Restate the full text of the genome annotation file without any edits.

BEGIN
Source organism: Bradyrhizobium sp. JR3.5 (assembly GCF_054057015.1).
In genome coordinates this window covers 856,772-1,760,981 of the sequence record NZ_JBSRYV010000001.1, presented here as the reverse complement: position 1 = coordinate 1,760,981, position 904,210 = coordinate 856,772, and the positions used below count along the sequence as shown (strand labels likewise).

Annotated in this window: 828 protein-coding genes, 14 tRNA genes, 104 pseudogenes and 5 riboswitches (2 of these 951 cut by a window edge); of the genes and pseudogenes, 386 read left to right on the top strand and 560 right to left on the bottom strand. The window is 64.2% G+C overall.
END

Source organism: Bradyrhizobium sp. JR3.5 (assembly GCF_054057015.1).
In genome coordinates this window covers 856,772-1,760,981 of the sequence record NZ_JBSRYV010000001.1, presented here as the reverse complement: position 1 = coordinate 1,760,981, position 904,210 = coordinate 856,772, and the positions used below count along the sequence as shown (strand labels likewise).

Annotated in this window: 828 protein-coding genes, 14 tRNA genes, 104 pseudogenes and 5 riboswitches (2 of these 951 cut by a window edge); of the genes and pseudogenes, 386 read left to right on the top strand and 560 right to left on the bottom strand. The window is 64.2% G+C overall.